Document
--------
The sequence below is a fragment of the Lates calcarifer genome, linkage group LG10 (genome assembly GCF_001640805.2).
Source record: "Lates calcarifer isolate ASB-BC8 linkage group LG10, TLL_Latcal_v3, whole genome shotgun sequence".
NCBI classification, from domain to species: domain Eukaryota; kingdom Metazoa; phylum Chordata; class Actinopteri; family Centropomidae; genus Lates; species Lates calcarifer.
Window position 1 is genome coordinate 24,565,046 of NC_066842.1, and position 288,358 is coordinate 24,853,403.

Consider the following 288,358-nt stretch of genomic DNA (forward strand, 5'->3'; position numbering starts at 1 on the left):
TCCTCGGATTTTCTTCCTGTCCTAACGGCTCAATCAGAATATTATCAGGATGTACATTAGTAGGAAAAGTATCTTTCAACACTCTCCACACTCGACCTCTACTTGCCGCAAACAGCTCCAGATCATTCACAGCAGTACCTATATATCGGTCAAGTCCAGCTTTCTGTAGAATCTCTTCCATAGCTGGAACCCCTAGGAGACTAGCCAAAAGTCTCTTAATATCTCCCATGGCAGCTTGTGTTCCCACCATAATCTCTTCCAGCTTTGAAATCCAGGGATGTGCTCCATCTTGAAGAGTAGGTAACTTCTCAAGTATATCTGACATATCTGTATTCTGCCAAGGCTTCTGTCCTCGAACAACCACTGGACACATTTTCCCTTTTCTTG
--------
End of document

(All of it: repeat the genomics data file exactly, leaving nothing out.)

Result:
The sequence below is a fragment of the Lates calcarifer genome, linkage group LG10 (genome assembly GCF_001640805.2).
Source record: "Lates calcarifer isolate ASB-BC8 linkage group LG10, TLL_Latcal_v3, whole genome shotgun sequence".
NCBI classification, from domain to species: domain Eukaryota; kingdom Metazoa; phylum Chordata; class Actinopteri; family Centropomidae; genus Lates; species Lates calcarifer.
Window position 1 is genome coordinate 24,565,046 of NC_066842.1, and position 288,358 is coordinate 24,853,403.

Consider the following 288,358-nt stretch of genomic DNA (forward strand, 5'->3'; position numbering starts at 1 on the left):
TCCTCGGATTTTCTTCCTGTCCTAACGGCTCAATCAGAATATTATCAGGATGTACATTAGTAGGAAAAGTATCTTTCAACACTCTCCACACTCGACCTCTACTTGCCGCAAACAGCTCCAGATCATTCACAGCAGTACCTATATATCGGTCAAGTCCAGCTTTCTGTAGAATCTCTTCCATAGCTGGAACCCCTAGGAGACTAGCCAAAAGTCTCTTAATATCTCCCATGGCAGCTTGTGTTCCCACCATAATCTCTTCCAGCTTTGAAATCCAGGGATGTGCTCCATCTTGAAGAGTAGGTAACTTCTCAAGTATATCTGACATATCTGTATTCTGCCAAGGCTTCTGTCCTCGAACAACCACTGGACACATTTTCCCTTTTCTTG